Forecasted versus in situ dielectric constants for soil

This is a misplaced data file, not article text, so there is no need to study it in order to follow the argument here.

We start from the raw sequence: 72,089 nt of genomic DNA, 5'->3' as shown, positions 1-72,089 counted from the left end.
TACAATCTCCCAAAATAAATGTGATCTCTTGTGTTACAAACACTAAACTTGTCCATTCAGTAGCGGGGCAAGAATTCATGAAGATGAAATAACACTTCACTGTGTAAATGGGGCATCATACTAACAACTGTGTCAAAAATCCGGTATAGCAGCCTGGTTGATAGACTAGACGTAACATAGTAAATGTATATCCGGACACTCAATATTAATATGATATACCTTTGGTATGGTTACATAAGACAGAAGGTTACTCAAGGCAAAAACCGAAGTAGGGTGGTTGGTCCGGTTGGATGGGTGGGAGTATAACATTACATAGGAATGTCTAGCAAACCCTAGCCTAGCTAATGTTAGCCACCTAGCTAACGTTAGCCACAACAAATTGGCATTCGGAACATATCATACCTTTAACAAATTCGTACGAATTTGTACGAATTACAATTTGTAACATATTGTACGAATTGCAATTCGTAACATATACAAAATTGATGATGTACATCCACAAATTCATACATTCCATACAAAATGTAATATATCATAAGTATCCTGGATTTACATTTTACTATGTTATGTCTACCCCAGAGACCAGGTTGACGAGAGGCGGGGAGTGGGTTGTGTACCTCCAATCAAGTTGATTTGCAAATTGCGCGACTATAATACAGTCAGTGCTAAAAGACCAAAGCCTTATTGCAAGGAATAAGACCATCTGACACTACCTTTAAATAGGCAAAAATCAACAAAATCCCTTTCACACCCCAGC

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Some nondestructive testing (NDT) techniques in civil engineering applications employ electromagnetic (EM) wave methods. These techniques have proven to be effective for many applications including investigating and characterizing the subsurface (Bowders et al., 1982a), identifying steel reinforcement locations in pavements and testing the integrity of concrete foundations. Civil engineering subsurface characterizations typically propagate EM waves in the radio to microwave range (3 kHz to 300 GHz). The dielectric constant of a soil determines the velocity of EM waves traveling through the soil. Dielectric constant is the real part of the relative permittivity of soil and is a measure of the soil's ability to be polarized by an electrical field. Several empirical models exist to predict the dielectric constant of soils and all show the dielectric constant to be strongly related to the soil's volumetric water content. The objective of this project is to quantify the accuracy of forecasted dielectric constants of soil by comparing with in situ measured dielectric constants. A field test site at McBaine, Missouri (MO) was instrumented with commercially available sensors for measuring soil and meteorological conditions. Sensors measured the soil's dielectric constant, temperature, electrical conductivity, volumetric water content (using the measured dielectric constant in Topp et al's, 1980, predictive model), air temperature, relative humidity, solar irradiance, wind speed, and precipitation. Measurements of meteorological and in situ soil conditions began on April 24th, 2012 and have been recorded for over one year. The meteorological conditions at McBaine, MO and the soil properties associated with the field site were documented in this study. Measured meteorological conditions and soil properties were used in the moisture migration model and existing empirical dielectric constant models to forecast the dielectric constant of soil. The forecasts were compared with in situ measurements of dielectric constant. Forecasted and measured dielectric constants were different and the soil with the higher clay content had the least agreement (percentage difference between 80 to 100 percent), while the soil with the higher sand content had the best agreement (percentage difference less than 20 percent). The differences lead to a discussion of the variables affecting forecasted and measured values. The laboratory characterization of McBaine, MO soils and what was observed at the field site indicated the soil's tendency to shrink-swell during wetting and drying events. The expansive nature and blocky structure created macropores thus enabling preferential flow of water through the soil. The inability of WinUnSat-H to model moisture migration through soils with macropores and the model uncertainty associated with the dielectric constant predictive models was indicated by the differences between forecasted and measured dielectric constants. The discussion brought to light elements of the McBaine, MO field site that were not accounted for in the forecasted dielectric constants, but were factors in the measured dielectric constants. Substituting the one-dimensional moisture migration model (WinUnSat-H) with a twoor three-dimensional model, as well as measuring the in situ volumetric water content as a starting point for simulations may improve the accuracy of forecasted dielectric constants.